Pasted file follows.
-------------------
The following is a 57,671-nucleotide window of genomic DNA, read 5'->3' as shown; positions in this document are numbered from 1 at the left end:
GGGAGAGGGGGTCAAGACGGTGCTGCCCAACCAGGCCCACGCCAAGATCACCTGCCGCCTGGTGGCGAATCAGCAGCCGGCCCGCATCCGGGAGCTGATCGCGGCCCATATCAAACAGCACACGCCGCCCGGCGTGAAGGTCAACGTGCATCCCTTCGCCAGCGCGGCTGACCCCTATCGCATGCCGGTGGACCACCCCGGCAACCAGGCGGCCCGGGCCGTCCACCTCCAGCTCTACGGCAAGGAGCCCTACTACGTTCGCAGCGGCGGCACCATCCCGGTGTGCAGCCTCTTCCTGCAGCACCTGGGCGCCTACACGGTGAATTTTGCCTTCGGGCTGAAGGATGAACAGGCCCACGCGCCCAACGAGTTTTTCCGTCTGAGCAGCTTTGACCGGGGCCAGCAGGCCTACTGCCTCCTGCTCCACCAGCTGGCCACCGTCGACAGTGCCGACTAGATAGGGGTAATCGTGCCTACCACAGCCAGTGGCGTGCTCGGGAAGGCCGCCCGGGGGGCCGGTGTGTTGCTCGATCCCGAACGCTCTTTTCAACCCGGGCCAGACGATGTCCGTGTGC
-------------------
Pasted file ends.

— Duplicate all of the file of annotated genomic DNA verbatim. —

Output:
The following is a 57,671-nucleotide window of genomic DNA, read 5'->3' as shown; positions in this document are numbered from 1 at the left end:
GGGAGAGGGGGTCAAGACGGTGCTGCCCAACCAGGCCCACGCCAAGATCACCTGCCGCCTGGTGGCGAATCAGCAGCCGGCCCGCATCCGGGAGCTGATCGCGGCCCATATCAAACAGCACACGCCGCCCGGCGTGAAGGTCAACGTGCATCCCTTCGCCAGCGCGGCTGACCCCTATCGCATGCCGGTGGACCACCCCGGCAACCAGGCGGCCCGGGCCGTCCACCTCCAGCTCTACGGCAAGGAGCCCTACTACGTTCGCAGCGGCGGCACCATCCCGGTGTGCAGCCTCTTCCTGCAGCACCTGGGCGCCTACACGGTGAATTTTGCCTTCGGGCTGAAGGATGAACAGGCCCACGCGCCCAACGAGTTTTTCCGTCTGAGCAGCTTTGACCGGGGCCAGCAGGCCTACTGCCTCCTGCTCCACCAGCTGGCCACCGTCGACAGTGCCGACTAGATAGGGGTAATCGTGCCTACCACAGCCAGTGGCGTGCTCGGGAAGGCCGCCCGGGGGGCCGGTGTGTTGCTCGATCCCGAACGCTCTTTTCAACCCGGGCCAGACGATGTCCGTGTGC